Biology and Habits of the Living Beech Borer1 in Red Oaks2
Author: SOLOMON, J. D.
Source: Journal of Economic Entomology, Volume 65, Number 5, October 1972 , pp. 1307-1310(4)
Publisher: Entomological Society of America
Abstract:Goes pulverulenlus (Haldeman), a large gray, cerambycid beetle, causes trunk injury to scattered red oaks in Arkansas and Mississippi. This borer was reared from oaks (black, cherry bark, Nuttall, and willow) and American beech. Adults emerged from late April to early June and deposited eggs in niche clusters an-raging 17 eggs per cluster. Most individuals of a brood matured in 3 years, but a few required 4-5 years. Trunks 8-12 cm in diameter were most commonly infested, and attacks were most prevalent at heights of 2-3 m. Infested trees were easily recognized by clusters of egg niches, sap-stained bark, dark-colored frass, and later by ragged longitudinal scars where the bark had died. Damage results from breakage of weakened stems, degrading, and predisposal to attack by carpenter worms and other borers. Woodpeckers were among the most important natural controls.
Document Type: Research Article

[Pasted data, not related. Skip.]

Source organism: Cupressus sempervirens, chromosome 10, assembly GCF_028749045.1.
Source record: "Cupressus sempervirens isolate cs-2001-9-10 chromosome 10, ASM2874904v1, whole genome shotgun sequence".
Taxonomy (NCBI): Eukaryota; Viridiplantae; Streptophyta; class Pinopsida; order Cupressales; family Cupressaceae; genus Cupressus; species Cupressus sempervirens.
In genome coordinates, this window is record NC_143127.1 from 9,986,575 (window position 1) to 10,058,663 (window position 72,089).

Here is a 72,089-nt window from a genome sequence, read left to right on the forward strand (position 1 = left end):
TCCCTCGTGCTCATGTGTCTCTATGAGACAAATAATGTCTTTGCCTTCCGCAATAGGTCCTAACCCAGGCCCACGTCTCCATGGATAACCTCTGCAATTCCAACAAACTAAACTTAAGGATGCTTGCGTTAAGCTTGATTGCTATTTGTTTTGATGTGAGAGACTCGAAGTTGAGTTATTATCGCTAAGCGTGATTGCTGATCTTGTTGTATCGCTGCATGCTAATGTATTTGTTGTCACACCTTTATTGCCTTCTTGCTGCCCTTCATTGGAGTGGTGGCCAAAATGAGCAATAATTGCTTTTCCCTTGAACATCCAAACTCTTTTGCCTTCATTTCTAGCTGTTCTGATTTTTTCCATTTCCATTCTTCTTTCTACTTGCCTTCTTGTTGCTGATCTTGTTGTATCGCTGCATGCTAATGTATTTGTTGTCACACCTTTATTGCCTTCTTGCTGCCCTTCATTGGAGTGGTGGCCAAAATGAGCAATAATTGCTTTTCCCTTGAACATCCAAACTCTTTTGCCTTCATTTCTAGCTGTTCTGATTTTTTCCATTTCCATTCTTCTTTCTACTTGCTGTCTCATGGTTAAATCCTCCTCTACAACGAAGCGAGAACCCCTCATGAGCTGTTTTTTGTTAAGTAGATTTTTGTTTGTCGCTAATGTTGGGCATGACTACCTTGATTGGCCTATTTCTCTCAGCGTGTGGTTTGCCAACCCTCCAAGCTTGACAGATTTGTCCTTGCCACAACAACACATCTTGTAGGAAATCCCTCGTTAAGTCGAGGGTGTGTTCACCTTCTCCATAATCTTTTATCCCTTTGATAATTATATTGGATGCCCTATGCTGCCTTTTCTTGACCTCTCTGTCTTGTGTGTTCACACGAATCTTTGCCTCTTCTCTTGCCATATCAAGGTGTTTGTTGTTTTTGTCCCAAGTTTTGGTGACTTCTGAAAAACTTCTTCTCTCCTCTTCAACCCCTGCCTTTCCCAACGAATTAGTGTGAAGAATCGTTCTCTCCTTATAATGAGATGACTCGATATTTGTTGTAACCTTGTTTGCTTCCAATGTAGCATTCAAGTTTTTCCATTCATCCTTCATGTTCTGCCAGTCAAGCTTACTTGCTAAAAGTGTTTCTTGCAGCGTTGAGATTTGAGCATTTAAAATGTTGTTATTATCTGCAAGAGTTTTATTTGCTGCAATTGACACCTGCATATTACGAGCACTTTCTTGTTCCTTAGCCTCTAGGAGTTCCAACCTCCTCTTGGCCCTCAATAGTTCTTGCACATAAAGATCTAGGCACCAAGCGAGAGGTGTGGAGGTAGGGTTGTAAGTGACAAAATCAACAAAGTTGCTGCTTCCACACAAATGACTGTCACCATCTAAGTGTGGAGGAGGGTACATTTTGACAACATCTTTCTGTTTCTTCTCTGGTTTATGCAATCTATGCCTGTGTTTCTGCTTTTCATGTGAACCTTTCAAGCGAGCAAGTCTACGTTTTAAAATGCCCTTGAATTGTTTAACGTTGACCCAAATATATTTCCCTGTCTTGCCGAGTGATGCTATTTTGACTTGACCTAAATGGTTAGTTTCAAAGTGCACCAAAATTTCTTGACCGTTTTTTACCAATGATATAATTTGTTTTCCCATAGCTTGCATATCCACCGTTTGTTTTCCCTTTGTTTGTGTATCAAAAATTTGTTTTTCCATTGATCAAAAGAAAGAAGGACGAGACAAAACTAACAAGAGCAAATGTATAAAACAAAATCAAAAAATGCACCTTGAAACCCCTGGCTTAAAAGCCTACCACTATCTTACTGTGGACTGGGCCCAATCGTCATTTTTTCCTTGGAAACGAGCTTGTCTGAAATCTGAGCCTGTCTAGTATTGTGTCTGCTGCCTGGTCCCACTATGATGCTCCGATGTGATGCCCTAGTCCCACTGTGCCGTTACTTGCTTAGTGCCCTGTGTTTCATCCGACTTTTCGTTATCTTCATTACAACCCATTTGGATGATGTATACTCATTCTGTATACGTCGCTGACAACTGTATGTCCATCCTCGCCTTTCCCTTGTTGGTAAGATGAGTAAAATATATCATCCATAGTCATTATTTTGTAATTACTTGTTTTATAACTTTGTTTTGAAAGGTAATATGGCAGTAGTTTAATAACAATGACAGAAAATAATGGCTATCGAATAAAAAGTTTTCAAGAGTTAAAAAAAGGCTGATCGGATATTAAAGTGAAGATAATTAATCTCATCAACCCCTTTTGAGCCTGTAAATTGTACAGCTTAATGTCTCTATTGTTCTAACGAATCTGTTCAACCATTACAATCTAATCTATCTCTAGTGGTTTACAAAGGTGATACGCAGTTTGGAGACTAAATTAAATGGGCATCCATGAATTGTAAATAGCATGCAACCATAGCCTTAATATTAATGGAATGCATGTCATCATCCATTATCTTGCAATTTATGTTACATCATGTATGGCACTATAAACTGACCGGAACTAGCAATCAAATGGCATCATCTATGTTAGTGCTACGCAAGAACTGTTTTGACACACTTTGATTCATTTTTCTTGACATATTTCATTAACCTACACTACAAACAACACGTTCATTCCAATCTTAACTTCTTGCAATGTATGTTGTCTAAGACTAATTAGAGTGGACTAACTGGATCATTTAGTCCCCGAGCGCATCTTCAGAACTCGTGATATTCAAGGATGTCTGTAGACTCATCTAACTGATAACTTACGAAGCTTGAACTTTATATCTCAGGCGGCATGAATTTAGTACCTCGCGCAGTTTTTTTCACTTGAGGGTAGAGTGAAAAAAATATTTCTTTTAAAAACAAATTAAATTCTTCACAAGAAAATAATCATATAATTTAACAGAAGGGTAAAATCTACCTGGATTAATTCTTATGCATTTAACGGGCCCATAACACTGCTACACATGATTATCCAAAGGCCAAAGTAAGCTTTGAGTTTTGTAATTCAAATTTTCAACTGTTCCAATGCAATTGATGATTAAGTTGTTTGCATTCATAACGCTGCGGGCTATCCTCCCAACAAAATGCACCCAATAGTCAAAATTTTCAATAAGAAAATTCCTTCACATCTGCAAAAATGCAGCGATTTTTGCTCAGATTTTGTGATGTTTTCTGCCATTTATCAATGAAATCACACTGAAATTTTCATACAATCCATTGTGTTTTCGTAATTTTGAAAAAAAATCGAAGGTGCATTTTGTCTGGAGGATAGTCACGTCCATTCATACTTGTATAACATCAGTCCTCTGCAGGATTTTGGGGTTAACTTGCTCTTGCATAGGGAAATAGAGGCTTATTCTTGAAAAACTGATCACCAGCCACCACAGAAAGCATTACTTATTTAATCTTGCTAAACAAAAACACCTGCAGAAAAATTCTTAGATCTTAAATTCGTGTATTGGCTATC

Publication date: October 1, 1972
- Journal of Economic Entomology is published bimonthly in February, April, June, August, October, and December. The journal publishes articles on the economic significance of insects and is divided into the following sections: apiculture & social insects; arthropods in relation to plant disease; forum; insecticide resistance and resistance management; ecotoxicology; biological and microbial control; ecology and behavior; sampling and biostatistics; household and structural insects; medical entomology; molecular entomology; veterinary entomology; forest entomology; horticultural entomology; field and forage crops, and small grains; stored-product; commodity treatment and quarantine entomology; and plant resistance. In addition to research papers, Journal of Economic Entomology publishes Letters to the Editor, interpretive articles in a Forum section, Short Communications, Rapid Communications, and Book Reviews.
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